Tuesday, 10 May 2011

Santa’s on holiday

I fancied some company on my walk today, so I fired off an email to Laura, just in case she had enough time to fit in a little adventure. Oddly enough, she did! So, off I went to find the car park near Mains of Inverourie. I was late. So I panicked a bit when Laura wasn’t there either. She was either in the wrong place or late as well. I panicked even more when I discovered I had no mobile signal and couldn’t get in contact with her. Yikes! After a bit of aimless wandering and finally establishing I was where I wanted to be, I was debating what to do for the best. In drove the silver campervan and all was well again.

We set off (after a bit of obligatory faffing) along the road to Milton, where we crossed a bridge and made our way over a couple of fences and through some trees to rejoin the path to head up the hill.

SDC11554Not keen on side-less bridges

We slowly made our way up the hill on a dull and threatening day. The drizzle eventually turned in to more meaningful rain and strong winds, so waterproof jackets and covers were donned and we continued. With some difficulty at times. The path ran out and we navigated our way, with Laura’s GPS, over dry bog and rough ground.




We kept coming across these little chaps and eventually, one was close enough to investigate. It turns out it’s a heavy-ish metal pyramid standing in a metal tray that collects and dispenses water, presumably for the game birds.


It was quite tough to reach the top, the winds were strong and mostly head on, so we were blown about as we staggered  along. Eventually, the rain stopped, never to re-start. The wind didn’t drop though.



A welcome break in the weather

We eventually reached Creagan a Chaise where we took shelter behind the rather substantial Jubilee Cairn to have first lunch. (I didn’t get a picture because my Reynauds was playing up at the time and I forgot.) Soon we were off again, having to find our way down quite a steep slope before finding a vague track that followed the line of the county border.

SDC11560Ben Rinnes

SDC11563  What can I say?

We were soon at the next cairn, another impressive construction, dedicated to King Edward VII and Queen Alexandra (is that right?) when bonfires were lit to mark their coronation (I think).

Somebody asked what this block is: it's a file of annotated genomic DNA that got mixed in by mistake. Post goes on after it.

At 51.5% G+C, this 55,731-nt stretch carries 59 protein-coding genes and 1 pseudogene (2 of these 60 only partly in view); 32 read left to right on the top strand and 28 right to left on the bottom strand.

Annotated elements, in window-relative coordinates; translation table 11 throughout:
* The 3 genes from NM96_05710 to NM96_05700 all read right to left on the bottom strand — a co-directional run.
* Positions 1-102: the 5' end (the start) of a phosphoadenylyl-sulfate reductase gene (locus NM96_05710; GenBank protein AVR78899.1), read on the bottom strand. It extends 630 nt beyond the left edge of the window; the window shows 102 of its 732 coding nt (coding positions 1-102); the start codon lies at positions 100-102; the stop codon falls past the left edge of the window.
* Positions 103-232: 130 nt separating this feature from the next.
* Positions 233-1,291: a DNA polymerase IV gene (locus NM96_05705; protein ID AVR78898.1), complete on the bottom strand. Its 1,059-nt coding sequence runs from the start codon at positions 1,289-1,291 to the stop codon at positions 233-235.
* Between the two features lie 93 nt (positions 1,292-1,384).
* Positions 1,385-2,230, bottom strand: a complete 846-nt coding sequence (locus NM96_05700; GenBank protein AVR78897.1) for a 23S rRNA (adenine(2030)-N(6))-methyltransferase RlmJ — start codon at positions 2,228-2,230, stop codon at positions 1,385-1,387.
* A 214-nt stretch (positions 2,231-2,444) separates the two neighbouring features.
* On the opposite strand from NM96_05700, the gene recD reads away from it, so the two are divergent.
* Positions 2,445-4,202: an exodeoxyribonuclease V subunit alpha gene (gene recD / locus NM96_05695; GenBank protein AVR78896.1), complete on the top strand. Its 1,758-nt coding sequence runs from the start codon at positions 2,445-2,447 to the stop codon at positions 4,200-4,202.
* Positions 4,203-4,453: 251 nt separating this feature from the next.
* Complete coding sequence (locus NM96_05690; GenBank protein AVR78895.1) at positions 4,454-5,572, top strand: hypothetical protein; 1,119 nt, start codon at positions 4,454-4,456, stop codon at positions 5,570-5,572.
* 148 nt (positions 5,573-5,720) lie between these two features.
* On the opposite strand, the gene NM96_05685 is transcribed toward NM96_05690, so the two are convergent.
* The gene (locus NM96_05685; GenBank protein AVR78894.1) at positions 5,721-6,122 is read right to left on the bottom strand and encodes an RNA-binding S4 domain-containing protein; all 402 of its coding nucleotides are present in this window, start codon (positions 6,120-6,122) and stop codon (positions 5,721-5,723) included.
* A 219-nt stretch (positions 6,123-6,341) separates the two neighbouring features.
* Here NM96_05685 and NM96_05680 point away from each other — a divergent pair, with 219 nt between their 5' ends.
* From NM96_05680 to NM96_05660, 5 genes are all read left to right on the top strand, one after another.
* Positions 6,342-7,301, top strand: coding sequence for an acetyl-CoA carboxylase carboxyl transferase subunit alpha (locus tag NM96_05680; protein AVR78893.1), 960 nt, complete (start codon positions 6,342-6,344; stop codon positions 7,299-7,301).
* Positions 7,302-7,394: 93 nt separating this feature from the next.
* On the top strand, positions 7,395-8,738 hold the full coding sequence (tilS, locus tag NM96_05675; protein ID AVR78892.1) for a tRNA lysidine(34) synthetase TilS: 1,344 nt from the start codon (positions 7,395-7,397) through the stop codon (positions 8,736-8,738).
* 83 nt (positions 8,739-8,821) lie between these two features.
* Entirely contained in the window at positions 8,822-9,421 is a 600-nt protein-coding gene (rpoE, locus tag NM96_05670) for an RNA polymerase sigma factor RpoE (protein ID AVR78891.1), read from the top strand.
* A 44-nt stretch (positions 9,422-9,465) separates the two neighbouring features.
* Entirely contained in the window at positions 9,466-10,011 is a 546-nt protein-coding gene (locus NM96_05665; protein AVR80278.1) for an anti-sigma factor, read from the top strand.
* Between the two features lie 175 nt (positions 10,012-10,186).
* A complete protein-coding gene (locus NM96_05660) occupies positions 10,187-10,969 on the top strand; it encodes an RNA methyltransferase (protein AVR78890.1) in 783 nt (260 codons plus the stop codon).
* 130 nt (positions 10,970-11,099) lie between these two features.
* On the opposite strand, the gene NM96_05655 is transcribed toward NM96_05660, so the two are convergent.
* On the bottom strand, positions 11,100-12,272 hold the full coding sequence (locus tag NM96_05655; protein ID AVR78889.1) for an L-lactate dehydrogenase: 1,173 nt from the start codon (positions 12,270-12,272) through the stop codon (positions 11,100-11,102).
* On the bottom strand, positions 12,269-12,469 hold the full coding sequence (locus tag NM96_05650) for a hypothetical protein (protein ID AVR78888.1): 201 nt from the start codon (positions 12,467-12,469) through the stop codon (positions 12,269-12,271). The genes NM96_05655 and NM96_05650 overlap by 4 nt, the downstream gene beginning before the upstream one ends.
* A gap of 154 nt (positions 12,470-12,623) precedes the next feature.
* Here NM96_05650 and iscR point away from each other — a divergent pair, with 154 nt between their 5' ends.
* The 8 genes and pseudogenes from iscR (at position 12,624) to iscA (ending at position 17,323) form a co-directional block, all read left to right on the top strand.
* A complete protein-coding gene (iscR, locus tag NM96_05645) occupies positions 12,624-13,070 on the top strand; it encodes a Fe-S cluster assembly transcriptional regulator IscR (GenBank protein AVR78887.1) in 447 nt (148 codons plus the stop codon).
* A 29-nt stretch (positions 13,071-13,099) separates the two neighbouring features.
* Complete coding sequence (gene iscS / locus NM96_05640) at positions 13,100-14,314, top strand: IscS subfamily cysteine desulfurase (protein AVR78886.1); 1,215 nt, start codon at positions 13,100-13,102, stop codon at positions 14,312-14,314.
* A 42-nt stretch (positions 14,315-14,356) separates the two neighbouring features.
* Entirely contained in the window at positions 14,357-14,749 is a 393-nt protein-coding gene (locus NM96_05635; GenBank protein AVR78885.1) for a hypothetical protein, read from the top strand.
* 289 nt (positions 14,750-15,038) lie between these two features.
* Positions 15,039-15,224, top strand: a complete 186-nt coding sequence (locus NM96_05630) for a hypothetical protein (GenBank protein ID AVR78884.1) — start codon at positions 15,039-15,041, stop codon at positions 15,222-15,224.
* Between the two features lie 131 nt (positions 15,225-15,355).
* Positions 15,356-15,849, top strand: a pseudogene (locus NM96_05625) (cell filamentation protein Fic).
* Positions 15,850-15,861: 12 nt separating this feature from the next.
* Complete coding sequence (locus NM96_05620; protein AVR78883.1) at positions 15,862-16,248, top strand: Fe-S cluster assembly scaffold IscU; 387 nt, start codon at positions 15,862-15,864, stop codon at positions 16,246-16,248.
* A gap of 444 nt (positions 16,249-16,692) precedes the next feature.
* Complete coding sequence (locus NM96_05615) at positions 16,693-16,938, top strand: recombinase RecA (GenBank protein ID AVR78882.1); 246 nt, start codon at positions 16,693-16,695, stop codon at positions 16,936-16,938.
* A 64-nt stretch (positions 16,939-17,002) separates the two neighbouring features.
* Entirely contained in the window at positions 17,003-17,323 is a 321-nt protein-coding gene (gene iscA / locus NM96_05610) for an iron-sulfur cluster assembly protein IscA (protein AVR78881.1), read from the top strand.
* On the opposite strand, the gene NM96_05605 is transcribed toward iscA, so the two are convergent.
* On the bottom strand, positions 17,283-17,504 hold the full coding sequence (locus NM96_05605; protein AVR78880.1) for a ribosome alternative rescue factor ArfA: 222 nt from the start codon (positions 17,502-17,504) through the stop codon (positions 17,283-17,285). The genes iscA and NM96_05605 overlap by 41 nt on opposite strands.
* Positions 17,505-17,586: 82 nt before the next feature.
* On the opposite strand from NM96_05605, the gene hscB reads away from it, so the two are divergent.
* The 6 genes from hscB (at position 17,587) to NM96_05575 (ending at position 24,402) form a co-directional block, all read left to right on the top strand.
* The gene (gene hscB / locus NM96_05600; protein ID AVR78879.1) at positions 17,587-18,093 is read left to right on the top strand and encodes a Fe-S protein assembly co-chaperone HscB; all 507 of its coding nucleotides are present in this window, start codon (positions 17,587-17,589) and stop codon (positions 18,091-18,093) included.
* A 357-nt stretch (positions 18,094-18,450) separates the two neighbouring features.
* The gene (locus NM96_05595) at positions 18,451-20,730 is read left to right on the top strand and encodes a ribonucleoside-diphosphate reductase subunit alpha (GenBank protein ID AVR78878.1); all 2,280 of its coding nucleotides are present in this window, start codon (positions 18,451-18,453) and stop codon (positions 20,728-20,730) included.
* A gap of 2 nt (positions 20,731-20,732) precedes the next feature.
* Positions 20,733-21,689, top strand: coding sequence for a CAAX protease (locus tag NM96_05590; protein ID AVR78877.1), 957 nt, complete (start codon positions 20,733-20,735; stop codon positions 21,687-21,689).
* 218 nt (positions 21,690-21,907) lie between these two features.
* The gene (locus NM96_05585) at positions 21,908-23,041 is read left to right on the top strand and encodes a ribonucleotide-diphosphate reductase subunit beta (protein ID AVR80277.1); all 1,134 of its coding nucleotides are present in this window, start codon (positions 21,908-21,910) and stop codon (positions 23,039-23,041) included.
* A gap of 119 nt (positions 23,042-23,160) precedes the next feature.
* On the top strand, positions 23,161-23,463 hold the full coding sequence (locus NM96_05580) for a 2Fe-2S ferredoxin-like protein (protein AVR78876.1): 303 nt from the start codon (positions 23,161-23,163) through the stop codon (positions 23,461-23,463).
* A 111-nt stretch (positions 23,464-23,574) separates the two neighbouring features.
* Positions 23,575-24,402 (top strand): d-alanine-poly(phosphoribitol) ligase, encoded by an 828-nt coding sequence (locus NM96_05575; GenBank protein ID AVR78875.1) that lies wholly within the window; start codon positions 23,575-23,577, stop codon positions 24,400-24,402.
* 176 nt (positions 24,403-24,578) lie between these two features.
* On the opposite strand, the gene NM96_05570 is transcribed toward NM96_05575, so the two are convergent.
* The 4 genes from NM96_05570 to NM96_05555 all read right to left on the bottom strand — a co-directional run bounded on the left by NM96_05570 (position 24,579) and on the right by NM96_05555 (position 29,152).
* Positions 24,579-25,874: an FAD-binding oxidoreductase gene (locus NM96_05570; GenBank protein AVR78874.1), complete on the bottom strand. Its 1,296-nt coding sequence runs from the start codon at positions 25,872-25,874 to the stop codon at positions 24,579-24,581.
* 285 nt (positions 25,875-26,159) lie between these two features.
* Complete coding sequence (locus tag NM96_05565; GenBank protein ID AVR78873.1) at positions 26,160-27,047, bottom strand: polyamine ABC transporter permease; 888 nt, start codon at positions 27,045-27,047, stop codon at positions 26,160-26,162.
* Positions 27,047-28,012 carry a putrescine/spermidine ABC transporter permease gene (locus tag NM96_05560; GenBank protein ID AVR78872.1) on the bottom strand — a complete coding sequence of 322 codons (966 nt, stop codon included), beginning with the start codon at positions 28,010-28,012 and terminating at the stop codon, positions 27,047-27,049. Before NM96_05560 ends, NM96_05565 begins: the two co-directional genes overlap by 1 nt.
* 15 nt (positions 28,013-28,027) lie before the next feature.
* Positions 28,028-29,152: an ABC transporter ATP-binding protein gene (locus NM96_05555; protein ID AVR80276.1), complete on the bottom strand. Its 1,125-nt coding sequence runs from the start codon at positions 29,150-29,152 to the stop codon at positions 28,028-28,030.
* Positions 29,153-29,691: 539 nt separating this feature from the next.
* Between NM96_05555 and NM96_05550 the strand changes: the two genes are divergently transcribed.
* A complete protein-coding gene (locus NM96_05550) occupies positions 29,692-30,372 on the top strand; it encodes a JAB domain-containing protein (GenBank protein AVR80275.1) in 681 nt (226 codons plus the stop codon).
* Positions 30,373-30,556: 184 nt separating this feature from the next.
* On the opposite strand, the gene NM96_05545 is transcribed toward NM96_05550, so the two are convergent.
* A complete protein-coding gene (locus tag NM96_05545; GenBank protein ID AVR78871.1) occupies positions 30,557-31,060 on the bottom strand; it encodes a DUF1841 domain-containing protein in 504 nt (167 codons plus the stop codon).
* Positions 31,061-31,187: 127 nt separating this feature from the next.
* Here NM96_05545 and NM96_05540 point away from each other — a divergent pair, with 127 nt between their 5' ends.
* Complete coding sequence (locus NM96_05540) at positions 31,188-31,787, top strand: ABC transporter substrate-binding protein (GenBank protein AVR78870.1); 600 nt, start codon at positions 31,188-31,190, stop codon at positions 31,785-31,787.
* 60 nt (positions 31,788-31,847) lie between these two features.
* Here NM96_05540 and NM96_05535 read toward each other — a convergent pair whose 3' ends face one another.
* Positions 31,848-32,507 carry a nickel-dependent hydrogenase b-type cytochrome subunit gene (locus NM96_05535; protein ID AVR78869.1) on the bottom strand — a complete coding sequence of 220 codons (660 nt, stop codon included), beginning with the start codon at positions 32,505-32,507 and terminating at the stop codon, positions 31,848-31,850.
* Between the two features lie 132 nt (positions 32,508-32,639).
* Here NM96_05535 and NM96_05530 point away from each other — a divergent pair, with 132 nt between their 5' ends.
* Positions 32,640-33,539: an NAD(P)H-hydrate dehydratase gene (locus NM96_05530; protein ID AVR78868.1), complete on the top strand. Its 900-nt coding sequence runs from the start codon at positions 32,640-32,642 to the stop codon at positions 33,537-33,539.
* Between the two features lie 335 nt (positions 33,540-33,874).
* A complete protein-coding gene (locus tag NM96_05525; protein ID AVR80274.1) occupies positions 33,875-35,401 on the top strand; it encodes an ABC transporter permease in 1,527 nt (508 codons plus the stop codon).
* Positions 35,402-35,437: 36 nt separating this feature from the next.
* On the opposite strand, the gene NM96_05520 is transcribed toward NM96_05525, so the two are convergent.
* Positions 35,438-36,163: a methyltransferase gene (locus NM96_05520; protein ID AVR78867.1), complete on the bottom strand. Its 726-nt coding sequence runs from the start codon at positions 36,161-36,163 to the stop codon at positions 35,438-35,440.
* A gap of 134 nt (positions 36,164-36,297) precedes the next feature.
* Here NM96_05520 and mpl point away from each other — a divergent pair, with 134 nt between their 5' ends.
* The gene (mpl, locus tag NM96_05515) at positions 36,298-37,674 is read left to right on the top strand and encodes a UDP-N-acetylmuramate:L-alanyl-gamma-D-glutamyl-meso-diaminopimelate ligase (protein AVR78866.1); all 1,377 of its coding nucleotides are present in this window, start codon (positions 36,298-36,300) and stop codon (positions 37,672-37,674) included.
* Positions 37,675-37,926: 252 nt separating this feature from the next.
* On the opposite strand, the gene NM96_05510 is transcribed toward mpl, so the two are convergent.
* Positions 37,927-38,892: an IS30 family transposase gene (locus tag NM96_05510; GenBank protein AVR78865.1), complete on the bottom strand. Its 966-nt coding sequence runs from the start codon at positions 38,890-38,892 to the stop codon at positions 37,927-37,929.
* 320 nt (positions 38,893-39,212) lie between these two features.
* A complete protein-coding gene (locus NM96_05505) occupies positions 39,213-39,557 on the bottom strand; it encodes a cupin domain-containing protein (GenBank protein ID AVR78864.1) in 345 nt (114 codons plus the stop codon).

SDC11566 The cairn

SDC11567 We were over there before

At this point, the path varied between vague to non-existent, but we yomped on over the heather, jumping the odd stream and avoiding holes in the main. Some of them just yearned to be fallen down. In the distance, behind us, an ATV appeared. It paused awhile on the horizon and appeared to sound some sort of  horn. We walked on.  The ATV dropped down below the ridge out of sight and reappeared a few minutes later, pausing to sound the strange horn again. This is what we saw.

SDC11568 SDC11569 We couldn’t believe our eyes

On we went, heather bashing and navigating towards the path we wanted to join to make our way down hill. It took us a while, but eventually the scar on the landscape we’d been looking for hove into view and scrambled on to meet it. The track took us down hill on quite a steep path until eventually we were surprised to see the ATV coming towards us, up the hill. How on earth? He was a cheerful chap and he waved at us as he passed us by. On we went until we turned a corner and came across this.

SDC11570 Can you see what they are yet?

We got closer.

SDC11572 Scratching, not headless

SDC11573Oblivious and perfectly happy

We chatted to the lady who owns these friends of Santa’s and found out they winter around here and summer on her farm in the valley below. They are part of the herd from Glenmore, but have been moved to lessen the impact on the Cairngorms. They may not look their best at the moment, but it was a lovely sight and really made a lovely end to a super day out.

We eventually made our way to the end of the track at Knock, where this poor, dilapidated building stands.

SDC11574 A surprising water wheel

Soon, we were back with the cars, enjoying a cup of Chai tea and second lunch!

Roughly 9.5 miles, 1962 ft total ascent, 2.2 mph moving average, 4 hrs 25 mins moving and 1 hr 32 mins stopped. A really enjoyable walk, worth the hard work at the beginning!


Alan Sloman said...

I had a ghastly time clambering over the Cromdales back in 2009 in appalling weather... that was another of Lord E's routes that was - one he wimped out of just because he required a little death defying surgery... Lame excuse, if you ask me...

Still haven't packed....

Louise said...

It looked like a lovely ridge walk from Cromdale, but it was a bit windblasted when we were up there. I imagine it would have been a tad more boggy when you were up there, but it's been so dry of late there was very little dampness.

Get that rucksack packed! I didn't have you down as a procrastinator.
Taking a wild guess, I'll see you in Braemar (if we don't bump into you in Inverness...)

Laura said...

Enjoyed that walk a lot! Thanks for inviting me along.
Still trying to finish the dehydrating and packing so won't have much time to play with my computer today....See you in Braemar (eventually!).

Louise said...

Boots on way back to Webtogs today, I've sent a covering email with photographs of the problem area, but I have found a complete guarantee for any problem with Keen footwear on their site, so hopefully there'll be no quibbling!

See you soon, have fun and take care! (Thunderstorms forecast moving northward, so less of a problem at the moment...) xxx